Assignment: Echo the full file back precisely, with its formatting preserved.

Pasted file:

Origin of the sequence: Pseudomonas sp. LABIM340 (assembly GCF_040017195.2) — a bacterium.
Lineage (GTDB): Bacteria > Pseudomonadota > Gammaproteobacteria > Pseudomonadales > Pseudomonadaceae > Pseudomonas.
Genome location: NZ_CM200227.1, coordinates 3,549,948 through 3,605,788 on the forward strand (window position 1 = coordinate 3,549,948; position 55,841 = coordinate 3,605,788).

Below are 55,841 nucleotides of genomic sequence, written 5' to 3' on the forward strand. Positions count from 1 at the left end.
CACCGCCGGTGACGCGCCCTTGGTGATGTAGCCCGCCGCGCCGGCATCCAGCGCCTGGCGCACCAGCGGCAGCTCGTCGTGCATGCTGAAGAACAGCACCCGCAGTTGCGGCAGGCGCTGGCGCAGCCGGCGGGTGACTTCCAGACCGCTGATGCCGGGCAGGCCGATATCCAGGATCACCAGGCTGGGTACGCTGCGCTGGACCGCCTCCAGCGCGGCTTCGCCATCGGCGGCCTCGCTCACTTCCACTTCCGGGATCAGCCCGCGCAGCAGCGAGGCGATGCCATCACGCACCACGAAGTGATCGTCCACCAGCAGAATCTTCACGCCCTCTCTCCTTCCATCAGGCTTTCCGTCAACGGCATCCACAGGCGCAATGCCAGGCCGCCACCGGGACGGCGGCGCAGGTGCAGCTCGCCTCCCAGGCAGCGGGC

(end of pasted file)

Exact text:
Origin of the sequence: Pseudomonas sp. LABIM340 (assembly GCF_040017195.2) — a bacterium.
Lineage (GTDB): Bacteria > Pseudomonadota > Gammaproteobacteria > Pseudomonadales > Pseudomonadaceae > Pseudomonas.
Genome location: NZ_CM200227.1, coordinates 3,549,948 through 3,605,788 on the forward strand (window position 1 = coordinate 3,549,948; position 55,841 = coordinate 3,605,788).

Below are 55,841 nucleotides of genomic sequence, written 5' to 3' on the forward strand. Positions count from 1 at the left end.
CACCGCCGGTGACGCGCCCTTGGTGATGTAGCCCGCCGCGCCGGCATCCAGCGCCTGGCGCACCAGCGGCAGCTCGTCGTGCATGCTGAAGAACAGCACCCGCAGTTGCGGCAGGCGCTGGCGCAGCCGGCGGGTGACTTCCAGACCGCTGATGCCGGGCAGGCCGATATCCAGGATCACCAGGCTGGGTACGCTGCGCTGGACCGCCTCCAGCGCGGCTTCGCCATCGGCGGCCTCGCTCACTTCCACTTCCGGGATCAGCCCGCGCAGCAGCGAGGCGATGCCATCACGCACCACGAAGTGATCGTCCACCAGCAGAATCTTCACGCCCTCTCTCCTTCCATCAGGCTTTCCGTCAACGGCATCCACAGGCGCAATGCCAGGCCGCCACCGGGACGGCGGCGCAGGTGCAGCTCGCCTCCCAGGCAGCGGGC